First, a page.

Washington, December 24: Two Indian-American families have offered financial support for the construction of a new research and engineering building in the University of Houston campus.
The Mehta family with four siblings who all are alumni of the university's Cullen College of Engineering, together with engineering graduate Durga Agrawal and his wife, Sushila, have made significant contributions to construction of the $51-million Multidisciplinary Research and Engineering Building scheduled to be ready for occupancy in 2016, according to a varsity press release.
The new research facility will house "core facilities shared by researchers from departments around the campus, including high-performance computing facilities, a nuclear magnetic resonance spectrometer lab and imaging facilities". Renu Khator, University of Houston president, said the gifts highlight the university's global student body.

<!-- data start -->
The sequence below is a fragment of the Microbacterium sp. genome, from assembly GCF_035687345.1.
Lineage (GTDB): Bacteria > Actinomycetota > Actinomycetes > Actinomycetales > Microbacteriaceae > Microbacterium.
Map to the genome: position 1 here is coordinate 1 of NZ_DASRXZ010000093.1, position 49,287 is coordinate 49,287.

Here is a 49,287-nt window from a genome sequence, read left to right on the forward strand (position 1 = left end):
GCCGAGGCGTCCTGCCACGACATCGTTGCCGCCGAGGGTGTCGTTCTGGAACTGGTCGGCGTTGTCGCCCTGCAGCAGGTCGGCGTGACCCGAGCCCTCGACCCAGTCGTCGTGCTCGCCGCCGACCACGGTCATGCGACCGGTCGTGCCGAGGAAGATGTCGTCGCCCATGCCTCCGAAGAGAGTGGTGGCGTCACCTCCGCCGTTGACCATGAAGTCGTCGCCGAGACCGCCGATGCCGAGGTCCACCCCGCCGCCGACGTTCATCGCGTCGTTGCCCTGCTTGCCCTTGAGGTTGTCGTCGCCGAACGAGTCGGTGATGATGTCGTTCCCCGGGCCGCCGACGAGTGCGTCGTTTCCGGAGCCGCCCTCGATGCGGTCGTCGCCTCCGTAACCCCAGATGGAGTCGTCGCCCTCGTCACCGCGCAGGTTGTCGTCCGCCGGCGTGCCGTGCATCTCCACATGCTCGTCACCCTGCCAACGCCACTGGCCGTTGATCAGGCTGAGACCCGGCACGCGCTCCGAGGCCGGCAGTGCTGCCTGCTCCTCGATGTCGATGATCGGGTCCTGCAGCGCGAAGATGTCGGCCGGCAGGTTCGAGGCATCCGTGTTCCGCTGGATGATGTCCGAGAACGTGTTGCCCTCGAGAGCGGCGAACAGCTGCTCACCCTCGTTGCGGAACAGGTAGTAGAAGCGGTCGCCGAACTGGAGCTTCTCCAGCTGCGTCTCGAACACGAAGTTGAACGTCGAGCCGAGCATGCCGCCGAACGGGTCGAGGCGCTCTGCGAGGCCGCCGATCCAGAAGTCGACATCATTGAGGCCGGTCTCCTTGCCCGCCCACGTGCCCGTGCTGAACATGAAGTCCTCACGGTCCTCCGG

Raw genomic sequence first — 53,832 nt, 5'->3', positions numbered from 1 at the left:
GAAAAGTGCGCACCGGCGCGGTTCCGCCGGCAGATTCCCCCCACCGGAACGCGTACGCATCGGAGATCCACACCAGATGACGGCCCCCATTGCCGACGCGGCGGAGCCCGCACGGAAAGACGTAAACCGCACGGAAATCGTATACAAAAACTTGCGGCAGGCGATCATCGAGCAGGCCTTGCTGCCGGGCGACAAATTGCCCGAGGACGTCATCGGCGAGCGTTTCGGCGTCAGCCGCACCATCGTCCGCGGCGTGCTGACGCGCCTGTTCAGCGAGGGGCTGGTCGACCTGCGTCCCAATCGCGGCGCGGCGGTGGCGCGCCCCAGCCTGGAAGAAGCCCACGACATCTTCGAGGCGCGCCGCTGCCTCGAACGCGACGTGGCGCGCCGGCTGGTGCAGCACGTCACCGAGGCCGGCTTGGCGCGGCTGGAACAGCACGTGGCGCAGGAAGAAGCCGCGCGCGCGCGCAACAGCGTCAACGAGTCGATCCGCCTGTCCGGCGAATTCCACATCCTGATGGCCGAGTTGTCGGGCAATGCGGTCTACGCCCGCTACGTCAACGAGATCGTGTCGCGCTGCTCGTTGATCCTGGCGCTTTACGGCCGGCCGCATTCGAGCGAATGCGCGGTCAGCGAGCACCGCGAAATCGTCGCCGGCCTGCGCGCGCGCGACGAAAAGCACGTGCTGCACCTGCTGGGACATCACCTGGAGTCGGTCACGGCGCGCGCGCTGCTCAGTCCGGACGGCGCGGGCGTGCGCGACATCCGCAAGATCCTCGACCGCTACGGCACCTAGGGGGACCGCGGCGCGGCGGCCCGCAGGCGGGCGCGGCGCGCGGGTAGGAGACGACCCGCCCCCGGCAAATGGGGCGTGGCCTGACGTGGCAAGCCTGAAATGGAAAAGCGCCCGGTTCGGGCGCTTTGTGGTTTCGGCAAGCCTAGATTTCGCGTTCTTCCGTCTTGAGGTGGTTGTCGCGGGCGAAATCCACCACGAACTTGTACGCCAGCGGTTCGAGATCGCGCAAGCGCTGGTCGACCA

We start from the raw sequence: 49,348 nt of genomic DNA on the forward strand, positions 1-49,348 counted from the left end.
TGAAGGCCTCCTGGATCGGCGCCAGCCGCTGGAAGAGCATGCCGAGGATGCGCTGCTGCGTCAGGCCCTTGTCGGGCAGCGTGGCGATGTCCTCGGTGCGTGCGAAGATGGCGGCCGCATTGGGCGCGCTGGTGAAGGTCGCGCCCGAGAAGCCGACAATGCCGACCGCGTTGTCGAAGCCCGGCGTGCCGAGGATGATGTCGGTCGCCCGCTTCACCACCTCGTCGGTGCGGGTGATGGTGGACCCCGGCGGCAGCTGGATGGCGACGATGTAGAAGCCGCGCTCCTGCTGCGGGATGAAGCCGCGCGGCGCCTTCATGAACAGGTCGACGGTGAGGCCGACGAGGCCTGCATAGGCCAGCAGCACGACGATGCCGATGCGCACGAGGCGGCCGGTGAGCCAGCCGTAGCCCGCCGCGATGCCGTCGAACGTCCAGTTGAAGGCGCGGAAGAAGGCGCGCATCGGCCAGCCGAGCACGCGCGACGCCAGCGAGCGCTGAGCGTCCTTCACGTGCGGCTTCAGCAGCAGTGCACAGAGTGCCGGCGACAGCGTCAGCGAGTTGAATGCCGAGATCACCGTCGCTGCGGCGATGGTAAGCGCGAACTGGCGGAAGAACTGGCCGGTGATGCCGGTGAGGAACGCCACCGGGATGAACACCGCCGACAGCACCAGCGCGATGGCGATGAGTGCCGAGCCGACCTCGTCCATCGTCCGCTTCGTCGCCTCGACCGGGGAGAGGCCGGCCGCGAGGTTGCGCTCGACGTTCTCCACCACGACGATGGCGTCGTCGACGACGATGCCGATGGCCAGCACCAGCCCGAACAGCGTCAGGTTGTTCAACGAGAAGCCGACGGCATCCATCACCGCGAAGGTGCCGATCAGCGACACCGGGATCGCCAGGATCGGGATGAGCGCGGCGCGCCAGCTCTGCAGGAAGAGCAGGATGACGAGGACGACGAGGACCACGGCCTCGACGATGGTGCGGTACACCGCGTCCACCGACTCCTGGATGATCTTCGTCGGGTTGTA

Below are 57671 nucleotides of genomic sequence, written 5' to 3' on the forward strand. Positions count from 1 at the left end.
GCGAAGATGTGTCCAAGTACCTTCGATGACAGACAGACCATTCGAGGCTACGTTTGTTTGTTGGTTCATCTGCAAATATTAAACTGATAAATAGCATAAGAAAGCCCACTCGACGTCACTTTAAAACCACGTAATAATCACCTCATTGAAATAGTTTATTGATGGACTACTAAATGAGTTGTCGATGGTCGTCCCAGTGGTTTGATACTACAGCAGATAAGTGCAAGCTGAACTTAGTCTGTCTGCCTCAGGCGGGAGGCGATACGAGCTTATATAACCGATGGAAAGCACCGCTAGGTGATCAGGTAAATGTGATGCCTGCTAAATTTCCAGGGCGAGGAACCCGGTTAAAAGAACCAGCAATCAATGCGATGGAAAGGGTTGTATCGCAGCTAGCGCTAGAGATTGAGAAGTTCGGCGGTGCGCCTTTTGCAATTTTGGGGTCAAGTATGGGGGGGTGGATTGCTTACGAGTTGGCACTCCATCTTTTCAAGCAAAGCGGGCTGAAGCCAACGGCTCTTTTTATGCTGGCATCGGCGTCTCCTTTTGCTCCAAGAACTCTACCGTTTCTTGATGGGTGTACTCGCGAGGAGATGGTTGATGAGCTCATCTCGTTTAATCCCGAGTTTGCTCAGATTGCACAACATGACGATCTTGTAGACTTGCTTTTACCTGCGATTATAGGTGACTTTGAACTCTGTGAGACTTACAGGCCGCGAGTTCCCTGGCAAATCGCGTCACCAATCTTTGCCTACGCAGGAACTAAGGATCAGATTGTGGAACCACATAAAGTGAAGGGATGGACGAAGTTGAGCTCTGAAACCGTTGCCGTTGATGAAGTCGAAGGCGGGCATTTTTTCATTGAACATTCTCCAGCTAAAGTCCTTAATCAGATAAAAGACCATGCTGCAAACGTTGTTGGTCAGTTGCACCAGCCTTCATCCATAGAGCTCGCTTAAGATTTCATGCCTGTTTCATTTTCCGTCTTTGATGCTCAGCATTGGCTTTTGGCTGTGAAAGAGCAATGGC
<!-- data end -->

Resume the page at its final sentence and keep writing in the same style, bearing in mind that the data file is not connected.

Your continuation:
"We continue to take pride in the University of Houston's international stature, serving students, scholars and researchers from around the world who are working to address global problems," she said.
"The enlightened generosity of the Mehta and Agrawal families is helping to build a world-class facility that allows UH to remain a welcoming and innovative place for this important work," Khator added without giving details of the contribution made by the Indian-American alumni.
The ground floor of the building will be named the Mehta Family Engineering Research Centre, while the second floor will be the Durga and Sushila Agrawal Floor. Both families have high regards for "the environment" offered by the university to its international students. "It influenced us, and it gave us the ability to adjust to the United States. And it wasn't just us. They were dedicated to every international student," Jay Mehta, who earned his mechanical engineering degree from the varsity, was quoted as saying.
"The University of Houston was unique, because I was able to continue working on my education and also my life," said Durga Agrawal, who has a long record of involvement as a University of Houston benefactor.